Isolated fructose malabsorption, a rare pediatric disease resolved by a fructose-free diet, does not arise from expression of mutant GLUT5 (Wasserman et al. 1996), suggesting that developmental limitations of GLUT5 expression is a potential explanation. It seems that omnivorous mammals have evolved in the wild so as not synthesize GLUT5 until after weaning is completed or after foraging begins and access to fructose-bearing fruits is feasible. In prehistoric humans who selectively preferred fruits, fructose was probably made available to infants when they were weaned at 3 to 4 years of age (Clayton et al. 2006). One can speculate that the human intestine, like that of the rat, rabbit and mouse, may not be fully capable of fructose absorption until completion of weaning.
Adults Intestinal fructose malabsorption also occurs in adult humans who, unlike infants, should have ample GLUT5 and GLUT2. Fructose malabsorption is not associated with GLUT2 or GLUT5 mutations (Wasserman et al. 1996). The essential role of GLUT2 for intestinal sugar absorption remains unclear since a GLUT2-deficient patient displayed normal breath hydrogen levels after glucose and sucrose tolerance tests (Santer et al. 2003) and GLUT2-null mice transported glucose but not the non-metabolizable 3-O-methylglucose, at rates similar to wild type (Stumpel et al. 2001). This indicates that another transepithelial, phosphorylation-dependent glucose transport system may exist. These findings can now be evaluated better with similar studies using GLUT5−/− and KHK−/− models.
Fructose malabsorption by human adults, as evaluated by breath hydrogen, increases as a function of dietary fructose concentration, so that for every 10 g increase in fructose dose, the number of positive breath hydrogen tests increases by 15% (Jones et al. 2011b). At 50 g, a dose well below the average daily fructose intake in the USA, about 60–80% of adults experience some form of malabsorption (Truswell et al. 1988; Ladas et al. 2000; Rao et al. 2007), suggesting that intestinal absorptive capacity for fructose in some people is insufficient at current rates of fructose intake. Unlike that of isolated fructose malabsorption, the mechanism underlying adult malabsorption is not clear. There is a consensus that rat or mouse intestinal absorptive capacity for glucose exceeds total intake by 20% or more (Ferraris et al. 1990; Diamond, 2002) so that glucose even from high-carbohydrate diets is completely absorbed. However, GLUT5 is facilitative and, in rats and mice, absorptive Vmax for fructose is ∼3–4 times less compared with that for glucose, a difference in activity that parallels the 8-fold differences in mRNA expression between SGLT1 and GLUT5 (Ferraris & Vinnakota, 1995; Shu et al. 1998). The total absorptive capacity of a mouse intestine for fructose is about 1.5 μmol min−1 on a low-sucrose diet, and 4.0 μmol min−1 on a high-sucrose diet (Ferraris et al. 1990). In contrast, that for glucose is about 7 and 12 μmol min−1, respectively.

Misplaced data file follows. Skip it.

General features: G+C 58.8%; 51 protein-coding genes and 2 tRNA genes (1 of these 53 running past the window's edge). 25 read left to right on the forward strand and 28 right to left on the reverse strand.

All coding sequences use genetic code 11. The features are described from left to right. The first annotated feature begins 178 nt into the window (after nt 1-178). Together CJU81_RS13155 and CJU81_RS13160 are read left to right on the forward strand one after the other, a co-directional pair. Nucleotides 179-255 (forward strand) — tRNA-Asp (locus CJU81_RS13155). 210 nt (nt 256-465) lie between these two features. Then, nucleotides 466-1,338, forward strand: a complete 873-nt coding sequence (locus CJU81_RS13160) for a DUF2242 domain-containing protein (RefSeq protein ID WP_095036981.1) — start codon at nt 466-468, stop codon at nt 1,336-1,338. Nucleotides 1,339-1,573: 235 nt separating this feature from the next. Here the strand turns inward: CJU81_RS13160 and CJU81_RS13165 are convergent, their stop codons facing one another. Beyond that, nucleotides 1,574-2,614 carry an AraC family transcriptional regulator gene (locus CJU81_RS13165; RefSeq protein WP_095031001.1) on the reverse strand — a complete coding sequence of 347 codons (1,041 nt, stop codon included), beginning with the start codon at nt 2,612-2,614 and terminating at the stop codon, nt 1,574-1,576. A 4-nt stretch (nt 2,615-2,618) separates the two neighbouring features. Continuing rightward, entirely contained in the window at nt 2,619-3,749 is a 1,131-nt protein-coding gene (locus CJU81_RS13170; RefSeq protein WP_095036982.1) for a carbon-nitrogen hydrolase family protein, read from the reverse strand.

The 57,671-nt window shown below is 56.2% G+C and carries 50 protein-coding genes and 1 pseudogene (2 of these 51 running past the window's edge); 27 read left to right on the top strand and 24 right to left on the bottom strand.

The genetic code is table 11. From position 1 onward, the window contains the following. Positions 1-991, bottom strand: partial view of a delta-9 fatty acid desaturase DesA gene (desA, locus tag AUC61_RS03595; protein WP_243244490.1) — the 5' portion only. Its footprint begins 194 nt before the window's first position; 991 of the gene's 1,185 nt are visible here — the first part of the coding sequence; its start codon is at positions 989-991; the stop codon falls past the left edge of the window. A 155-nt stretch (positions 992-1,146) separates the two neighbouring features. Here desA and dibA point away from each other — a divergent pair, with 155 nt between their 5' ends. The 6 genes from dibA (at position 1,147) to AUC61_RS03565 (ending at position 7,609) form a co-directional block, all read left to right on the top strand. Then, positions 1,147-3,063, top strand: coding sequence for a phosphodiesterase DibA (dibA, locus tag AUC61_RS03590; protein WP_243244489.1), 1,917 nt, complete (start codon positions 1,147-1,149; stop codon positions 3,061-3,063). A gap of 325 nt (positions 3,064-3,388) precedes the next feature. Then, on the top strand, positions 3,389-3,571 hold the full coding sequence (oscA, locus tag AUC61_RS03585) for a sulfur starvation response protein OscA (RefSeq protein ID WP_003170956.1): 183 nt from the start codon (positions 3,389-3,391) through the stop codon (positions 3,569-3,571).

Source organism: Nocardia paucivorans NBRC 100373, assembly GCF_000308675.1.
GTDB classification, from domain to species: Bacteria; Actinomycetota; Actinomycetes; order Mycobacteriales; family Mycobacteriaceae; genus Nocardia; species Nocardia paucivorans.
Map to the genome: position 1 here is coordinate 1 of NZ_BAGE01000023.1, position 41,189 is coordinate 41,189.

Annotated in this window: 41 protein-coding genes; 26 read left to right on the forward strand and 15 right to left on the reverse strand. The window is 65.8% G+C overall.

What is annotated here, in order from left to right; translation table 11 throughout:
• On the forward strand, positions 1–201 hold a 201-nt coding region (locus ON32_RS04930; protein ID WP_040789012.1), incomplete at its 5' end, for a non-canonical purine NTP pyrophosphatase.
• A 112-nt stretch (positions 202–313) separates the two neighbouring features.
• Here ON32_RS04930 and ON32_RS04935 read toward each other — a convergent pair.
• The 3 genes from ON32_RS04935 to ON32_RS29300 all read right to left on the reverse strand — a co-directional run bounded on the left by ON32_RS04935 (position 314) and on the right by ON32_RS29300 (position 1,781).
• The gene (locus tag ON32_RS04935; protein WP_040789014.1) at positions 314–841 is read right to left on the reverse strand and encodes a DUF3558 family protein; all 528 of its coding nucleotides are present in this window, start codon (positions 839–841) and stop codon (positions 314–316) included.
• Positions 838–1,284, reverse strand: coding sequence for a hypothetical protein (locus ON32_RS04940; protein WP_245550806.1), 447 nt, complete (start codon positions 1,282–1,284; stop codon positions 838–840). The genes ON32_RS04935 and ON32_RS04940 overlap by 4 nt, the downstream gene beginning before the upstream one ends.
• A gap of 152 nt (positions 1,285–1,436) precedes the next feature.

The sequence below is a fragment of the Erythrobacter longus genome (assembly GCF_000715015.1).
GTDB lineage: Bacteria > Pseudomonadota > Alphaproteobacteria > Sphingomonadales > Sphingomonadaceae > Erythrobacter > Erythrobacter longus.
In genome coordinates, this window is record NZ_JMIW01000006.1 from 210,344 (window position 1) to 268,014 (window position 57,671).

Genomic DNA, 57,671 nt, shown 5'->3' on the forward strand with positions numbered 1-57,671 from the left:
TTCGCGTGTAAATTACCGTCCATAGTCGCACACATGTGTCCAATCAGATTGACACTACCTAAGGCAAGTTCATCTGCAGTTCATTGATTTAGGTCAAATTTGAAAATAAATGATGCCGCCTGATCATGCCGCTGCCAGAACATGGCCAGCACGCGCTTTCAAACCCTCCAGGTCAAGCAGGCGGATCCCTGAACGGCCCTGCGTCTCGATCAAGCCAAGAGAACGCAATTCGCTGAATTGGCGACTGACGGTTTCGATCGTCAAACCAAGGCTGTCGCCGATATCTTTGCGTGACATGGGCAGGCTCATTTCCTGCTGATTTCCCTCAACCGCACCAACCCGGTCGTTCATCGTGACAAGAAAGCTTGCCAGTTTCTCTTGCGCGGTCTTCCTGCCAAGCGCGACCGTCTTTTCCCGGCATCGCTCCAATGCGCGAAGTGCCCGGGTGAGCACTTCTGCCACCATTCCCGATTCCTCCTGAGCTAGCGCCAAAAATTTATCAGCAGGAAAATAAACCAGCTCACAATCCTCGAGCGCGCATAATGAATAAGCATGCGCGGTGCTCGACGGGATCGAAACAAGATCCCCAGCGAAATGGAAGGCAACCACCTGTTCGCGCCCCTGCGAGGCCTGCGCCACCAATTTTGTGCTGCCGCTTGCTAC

Regulation by diet In experiments utilizing surgical rat models with Thiry Vella loops, fructose intake did not induce GLUT5 upregulation in the bypassed section but only in the anastomosed (reconnected) intestine, suggesting that GLUT5 requires interaction with its substrate for upregulation (Shu et al. 1998). GLUT2 expression is upregulated by glucose and fructose from the lumen or the blood (Cui et al. 2003). In support of these findings, baseline expression and function of GLUT5 and GLUT2 do not change after complete intestinal denervation and are thus independent of intrinsic or extrinsic neural connections to the jejunoileum (Iqbal et al. 2009).
In summary, in some human adults potentially unable to sufficiently upregulate GLUT5 expression, absorptive capacity for fructose may be limited, and when dietary concentrations of fructose is well above normal and exceeds that of glucose, absorptive capacity may be exceeded, and malabsorption occurs. In infants, abnormal breath hydrogen levels caused by dietary fructose are probably due to low levels of intestinal GLUT5 expression.